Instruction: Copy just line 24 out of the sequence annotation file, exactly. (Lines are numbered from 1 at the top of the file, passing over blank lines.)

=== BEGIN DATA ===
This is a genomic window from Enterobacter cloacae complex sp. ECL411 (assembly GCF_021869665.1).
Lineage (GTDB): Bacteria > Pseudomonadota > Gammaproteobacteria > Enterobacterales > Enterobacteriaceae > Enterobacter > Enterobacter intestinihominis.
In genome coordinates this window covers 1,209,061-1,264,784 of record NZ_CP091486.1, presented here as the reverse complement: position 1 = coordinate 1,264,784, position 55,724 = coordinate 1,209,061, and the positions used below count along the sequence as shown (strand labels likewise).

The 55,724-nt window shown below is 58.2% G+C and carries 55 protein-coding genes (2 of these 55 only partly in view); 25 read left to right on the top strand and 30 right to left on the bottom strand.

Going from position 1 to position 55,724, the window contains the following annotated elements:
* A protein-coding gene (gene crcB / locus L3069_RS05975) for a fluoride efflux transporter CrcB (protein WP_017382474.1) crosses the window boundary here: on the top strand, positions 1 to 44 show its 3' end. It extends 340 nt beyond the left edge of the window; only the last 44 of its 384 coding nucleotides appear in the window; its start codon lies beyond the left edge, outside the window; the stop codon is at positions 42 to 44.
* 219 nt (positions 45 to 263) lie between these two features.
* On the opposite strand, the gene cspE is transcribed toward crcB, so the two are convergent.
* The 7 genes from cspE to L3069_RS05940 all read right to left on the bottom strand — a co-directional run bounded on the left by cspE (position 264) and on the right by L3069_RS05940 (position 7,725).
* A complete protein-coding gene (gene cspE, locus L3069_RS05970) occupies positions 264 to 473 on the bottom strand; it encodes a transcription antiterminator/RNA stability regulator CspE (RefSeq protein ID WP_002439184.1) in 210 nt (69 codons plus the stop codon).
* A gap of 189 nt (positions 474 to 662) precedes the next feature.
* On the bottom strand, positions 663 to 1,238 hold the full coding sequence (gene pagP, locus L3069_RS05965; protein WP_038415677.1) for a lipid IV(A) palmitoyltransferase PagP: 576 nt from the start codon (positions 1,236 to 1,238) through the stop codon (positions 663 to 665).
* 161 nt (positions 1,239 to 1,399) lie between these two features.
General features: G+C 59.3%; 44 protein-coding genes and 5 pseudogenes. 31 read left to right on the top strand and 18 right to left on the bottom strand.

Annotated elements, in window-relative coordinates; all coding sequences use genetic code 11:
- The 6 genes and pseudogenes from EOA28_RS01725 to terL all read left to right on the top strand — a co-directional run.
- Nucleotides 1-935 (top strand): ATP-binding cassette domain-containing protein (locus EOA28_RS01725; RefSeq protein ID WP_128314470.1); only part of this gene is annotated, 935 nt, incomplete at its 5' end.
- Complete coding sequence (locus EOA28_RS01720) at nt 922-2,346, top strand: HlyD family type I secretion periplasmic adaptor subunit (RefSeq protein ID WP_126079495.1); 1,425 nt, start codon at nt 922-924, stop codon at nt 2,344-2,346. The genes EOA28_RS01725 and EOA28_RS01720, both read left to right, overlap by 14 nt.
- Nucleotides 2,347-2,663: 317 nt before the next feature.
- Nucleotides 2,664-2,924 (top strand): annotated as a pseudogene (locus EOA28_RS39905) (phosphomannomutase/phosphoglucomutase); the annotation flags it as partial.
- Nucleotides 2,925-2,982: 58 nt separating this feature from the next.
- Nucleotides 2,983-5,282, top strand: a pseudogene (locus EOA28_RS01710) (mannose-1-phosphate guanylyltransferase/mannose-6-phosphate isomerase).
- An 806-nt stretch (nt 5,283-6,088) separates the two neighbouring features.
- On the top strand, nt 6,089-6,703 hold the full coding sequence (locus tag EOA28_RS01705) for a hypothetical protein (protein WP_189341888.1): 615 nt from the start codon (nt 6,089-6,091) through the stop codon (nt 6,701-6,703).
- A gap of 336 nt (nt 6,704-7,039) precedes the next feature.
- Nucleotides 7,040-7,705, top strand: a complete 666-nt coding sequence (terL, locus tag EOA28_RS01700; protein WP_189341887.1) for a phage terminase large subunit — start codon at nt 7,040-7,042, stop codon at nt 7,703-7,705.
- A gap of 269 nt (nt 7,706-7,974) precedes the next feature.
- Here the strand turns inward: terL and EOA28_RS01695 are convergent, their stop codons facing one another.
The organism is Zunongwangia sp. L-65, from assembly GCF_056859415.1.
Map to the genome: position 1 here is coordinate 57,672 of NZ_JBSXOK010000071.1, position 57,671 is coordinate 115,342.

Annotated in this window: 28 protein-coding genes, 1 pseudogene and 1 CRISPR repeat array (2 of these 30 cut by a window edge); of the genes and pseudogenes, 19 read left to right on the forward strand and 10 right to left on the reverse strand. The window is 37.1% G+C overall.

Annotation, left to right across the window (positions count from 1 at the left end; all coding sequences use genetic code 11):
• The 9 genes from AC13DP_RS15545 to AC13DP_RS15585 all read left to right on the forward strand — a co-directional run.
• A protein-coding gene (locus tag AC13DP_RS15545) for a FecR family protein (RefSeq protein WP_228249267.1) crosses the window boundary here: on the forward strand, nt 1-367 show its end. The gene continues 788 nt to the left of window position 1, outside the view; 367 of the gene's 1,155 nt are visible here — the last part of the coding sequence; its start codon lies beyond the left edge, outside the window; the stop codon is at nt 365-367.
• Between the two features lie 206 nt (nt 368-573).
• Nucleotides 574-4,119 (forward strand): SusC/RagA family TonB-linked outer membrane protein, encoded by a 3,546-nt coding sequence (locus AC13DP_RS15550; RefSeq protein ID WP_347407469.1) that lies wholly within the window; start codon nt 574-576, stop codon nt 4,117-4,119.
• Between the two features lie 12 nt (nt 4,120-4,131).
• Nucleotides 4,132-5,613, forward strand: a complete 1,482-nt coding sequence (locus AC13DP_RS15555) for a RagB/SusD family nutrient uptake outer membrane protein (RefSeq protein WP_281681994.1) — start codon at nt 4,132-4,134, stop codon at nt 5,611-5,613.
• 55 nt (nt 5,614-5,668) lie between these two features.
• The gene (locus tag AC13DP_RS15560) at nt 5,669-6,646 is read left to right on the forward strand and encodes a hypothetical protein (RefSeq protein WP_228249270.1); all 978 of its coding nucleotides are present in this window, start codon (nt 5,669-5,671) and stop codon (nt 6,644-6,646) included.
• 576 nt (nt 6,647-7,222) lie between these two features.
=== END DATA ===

- On the top strand, nt 6,089-6,703 hold the full coding sequence (locus tag EOA28_RS01705) for a hypothetical protein (protein WP_189341888.1): 615 nt from the start codon (nt 6,089-6,091) through the stop codon (nt 6,701-6,703).